Oklahoma Supreme Court Rejects Two Anti-Abortion Laws

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  • The Oklahoma Supreme Court has ruled that two anti-abortion laws — one which requires a woman to have an ultrasound and hear a detailed description of the fetus, another which restricts the use of the abortion pill — are unconstitutional and can’t be enforced. [Huffington Post]
  • Slightly more men than women think that rape jokes should be “off limits” to comedians, according to a small poll by CBS for Vanity Fair‘s comedy issue. [Think Progress]
  • Women are now one-third of America’s doctors and lawyers … but we’re still not getting paid equally. [Wall Street Journal]
  • Some good news: the evangelical organization Cru (formerly known as Campus Crusade For Christ) demoted a man who refused to allow women to teach Bible study. [Religion Dispatches]
  • On the Down Syndrome community and controversy over abortion. [Jezebel]
  • Two sexual assaults have been reported at Yale University this past week. It may not be news that two sexual assaults actually happened, given the prevalence of rape on college campuses, but it is certainly news that they were both reported. [Yale Daily News]
  • Why women drinking tea was once considered an act of feminist defiance. [NPR]
  • A must-see from Sundance 2013 is going to be “Anita,” a documentary film about the Anita Hill trial in which she accused Supreme Court nominee Clarence Thomas of sexual harassment. [Indie Wire]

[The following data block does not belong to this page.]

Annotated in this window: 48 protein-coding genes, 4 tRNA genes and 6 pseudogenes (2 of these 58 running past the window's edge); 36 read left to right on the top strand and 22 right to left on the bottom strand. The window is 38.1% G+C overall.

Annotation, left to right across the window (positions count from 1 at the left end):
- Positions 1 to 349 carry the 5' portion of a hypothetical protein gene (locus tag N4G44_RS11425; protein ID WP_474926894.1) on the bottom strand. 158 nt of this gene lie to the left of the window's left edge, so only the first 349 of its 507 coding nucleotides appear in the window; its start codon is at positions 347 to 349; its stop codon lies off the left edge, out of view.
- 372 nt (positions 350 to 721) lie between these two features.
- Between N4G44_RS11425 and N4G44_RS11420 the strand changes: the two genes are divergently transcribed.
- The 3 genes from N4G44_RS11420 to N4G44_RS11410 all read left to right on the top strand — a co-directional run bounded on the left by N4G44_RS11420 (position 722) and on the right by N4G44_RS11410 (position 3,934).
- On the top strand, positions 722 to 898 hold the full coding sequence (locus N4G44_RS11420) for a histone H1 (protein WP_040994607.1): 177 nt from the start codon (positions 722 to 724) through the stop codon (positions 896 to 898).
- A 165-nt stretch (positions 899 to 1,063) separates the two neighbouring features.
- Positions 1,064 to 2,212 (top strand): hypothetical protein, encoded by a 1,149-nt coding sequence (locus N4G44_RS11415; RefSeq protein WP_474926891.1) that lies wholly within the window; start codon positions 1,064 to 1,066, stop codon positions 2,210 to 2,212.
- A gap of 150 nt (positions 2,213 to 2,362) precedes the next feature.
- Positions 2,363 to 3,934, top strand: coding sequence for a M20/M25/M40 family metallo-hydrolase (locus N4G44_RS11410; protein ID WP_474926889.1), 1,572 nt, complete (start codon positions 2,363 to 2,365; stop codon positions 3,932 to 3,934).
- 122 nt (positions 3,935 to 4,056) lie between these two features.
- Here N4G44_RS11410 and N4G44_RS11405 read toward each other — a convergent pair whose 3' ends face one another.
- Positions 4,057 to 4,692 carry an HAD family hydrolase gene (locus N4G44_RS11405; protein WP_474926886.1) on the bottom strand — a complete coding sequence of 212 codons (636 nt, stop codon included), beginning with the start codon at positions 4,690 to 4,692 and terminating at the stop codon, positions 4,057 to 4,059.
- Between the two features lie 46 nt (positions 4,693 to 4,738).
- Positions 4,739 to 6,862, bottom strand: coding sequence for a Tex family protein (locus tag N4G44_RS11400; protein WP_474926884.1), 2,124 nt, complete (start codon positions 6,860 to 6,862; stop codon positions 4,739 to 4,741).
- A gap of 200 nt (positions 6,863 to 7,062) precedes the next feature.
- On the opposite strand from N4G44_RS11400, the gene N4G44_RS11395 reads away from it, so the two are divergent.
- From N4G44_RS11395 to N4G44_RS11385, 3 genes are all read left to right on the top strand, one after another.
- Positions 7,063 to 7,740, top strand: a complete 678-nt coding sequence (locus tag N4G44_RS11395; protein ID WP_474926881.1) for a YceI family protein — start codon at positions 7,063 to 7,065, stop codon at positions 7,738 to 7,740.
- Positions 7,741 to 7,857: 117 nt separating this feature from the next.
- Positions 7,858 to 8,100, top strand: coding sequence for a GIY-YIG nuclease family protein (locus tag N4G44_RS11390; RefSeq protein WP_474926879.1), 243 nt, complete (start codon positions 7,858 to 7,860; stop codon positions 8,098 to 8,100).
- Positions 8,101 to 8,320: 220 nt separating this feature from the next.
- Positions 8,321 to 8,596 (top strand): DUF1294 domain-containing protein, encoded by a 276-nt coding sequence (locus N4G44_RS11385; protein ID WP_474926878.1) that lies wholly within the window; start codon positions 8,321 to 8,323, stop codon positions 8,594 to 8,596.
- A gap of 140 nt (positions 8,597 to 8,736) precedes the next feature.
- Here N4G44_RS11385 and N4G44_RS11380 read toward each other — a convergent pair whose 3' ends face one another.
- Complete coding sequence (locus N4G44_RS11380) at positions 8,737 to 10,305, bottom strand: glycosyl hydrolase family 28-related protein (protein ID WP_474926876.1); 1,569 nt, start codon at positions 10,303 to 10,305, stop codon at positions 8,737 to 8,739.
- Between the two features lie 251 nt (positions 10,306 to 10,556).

• Blogger Alyssa Rosenberg on the women of “Treme” and David Simon’s female characters. [Think Progress]
  • Check out these ridiculous vintage posters of monsters attacking fair young maidens. [Flavorwire]

INTERNATIONAL

  • Meet an Afghan woman, roughly age 18, who survived an attempted so-called “honor killing” by her brother. [New York Times]
  • A village in India has banned women and girls from using mobile phones without a family member’s supervision because, you know, sluts. [New York Times]
  • The British version of the men’s magazine FHM is on blast after making jokes about rape/violence against women in its January issue.  [Huffington Post UK]
  • Meet the Aka and Ngandu people of central Africa, who have no words for or knowledge of homosexuality or masturbation — but they do report having sex (“searching for children”) several times a night. [The Atlantic]
  • On breaking sexual health taboos in Nigeria. [Guardian UK]
  • Three lessons from the London Feminist Film Festival. [Racialicious]

See a story that belongs in Today’s Lady News? Send it to me at Jessica@TheFrisky.com. Follow me on Twitter.

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